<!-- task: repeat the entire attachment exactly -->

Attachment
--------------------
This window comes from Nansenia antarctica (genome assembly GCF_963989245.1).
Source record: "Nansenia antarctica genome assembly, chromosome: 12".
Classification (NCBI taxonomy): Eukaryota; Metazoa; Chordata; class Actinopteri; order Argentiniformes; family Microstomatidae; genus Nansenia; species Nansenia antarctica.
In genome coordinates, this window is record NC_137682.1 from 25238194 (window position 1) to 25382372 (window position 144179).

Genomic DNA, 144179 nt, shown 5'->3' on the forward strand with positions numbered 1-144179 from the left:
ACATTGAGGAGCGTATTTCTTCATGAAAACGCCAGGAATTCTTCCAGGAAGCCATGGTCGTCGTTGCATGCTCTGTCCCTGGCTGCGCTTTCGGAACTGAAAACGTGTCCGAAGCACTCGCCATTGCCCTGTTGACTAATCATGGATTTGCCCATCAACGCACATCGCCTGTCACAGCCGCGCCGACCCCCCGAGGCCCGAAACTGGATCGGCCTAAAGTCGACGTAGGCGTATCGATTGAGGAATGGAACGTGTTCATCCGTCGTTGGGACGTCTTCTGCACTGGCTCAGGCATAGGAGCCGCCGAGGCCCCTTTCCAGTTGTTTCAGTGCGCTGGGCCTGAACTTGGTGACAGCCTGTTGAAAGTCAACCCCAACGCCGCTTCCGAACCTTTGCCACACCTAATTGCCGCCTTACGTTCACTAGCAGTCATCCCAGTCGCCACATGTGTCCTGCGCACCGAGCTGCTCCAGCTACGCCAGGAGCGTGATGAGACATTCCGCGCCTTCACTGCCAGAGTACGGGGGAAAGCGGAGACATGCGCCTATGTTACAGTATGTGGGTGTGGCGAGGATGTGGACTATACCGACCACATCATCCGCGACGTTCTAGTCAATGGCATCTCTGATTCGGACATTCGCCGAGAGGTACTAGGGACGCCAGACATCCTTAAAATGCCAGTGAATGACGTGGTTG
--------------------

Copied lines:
This window comes from Nansenia antarctica (genome assembly GCF_963989245.1).
Source record: "Nansenia antarctica genome assembly, chromosome: 12".
Classification (NCBI taxonomy): Eukaryota; Metazoa; Chordata; class Actinopteri; order Argentiniformes; family Microstomatidae; genus Nansenia; species Nansenia antarctica.
In genome coordinates, this window is record NC_137682.1 from 25238194 (window position 1) to 25382372 (window position 144179).

Genomic DNA, 144179 nt, shown 5'->3' on the forward strand with positions numbered 1-144179 from the left:
ACATTGAGGAGCGTATTTCTTCATGAAAACGCCAGGAATTCTTCCAGGAAGCCATGGTCGTCGTTGCATGCTCTGTCCCTGGCTGCGCTTTCGGAACTGAAAACGTGTCCGAAGCACTCGCCATTGCCCTGTTGACTAATCATGGATTTGCCCATCAACGCACATCGCCTGTCACAGCCGCGCCGACCCCCCGAGGCCCGAAACTGGATCGGCCTAAAGTCGACGTAGGCGTATCGATTGAGGAATGGAACGTGTTCATCCGTCGTTGGGACGTCTTCTGCACTGGCTCAGGCATAGGAGCCGCCGAGGCCCCTTTCCAGTTGTTTCAGTGCGCTGGGCCTGAACTTGGTGACAGCCTGTTGAAAGTCAACCCCAACGCCGCTTCCGAACCTTTGCCACACCTAATTGCCGCCTTACGTTCACTAGCAGTCATCCCAGTCGCCACATGTGTCCTGCGCACCGAGCTGCTCCAGCTACGCCAGGAGCGTGATGAGACATTCCGCGCCTTCACTGCCAGAGTACGGGGGAAAGCGGAGACATGCGCCTATGTTACAGTATGTGGGTGTGGCGAGGATGTGGACTATACCGACCACATCATCCGCGACGTTCTAGTCAATGGCATCTCTGATTCGGACATTCGCCGAGAGGTACTAGGGACGCCAGACATCCTTAAAATGCCAGTGAATGACGTGGTTG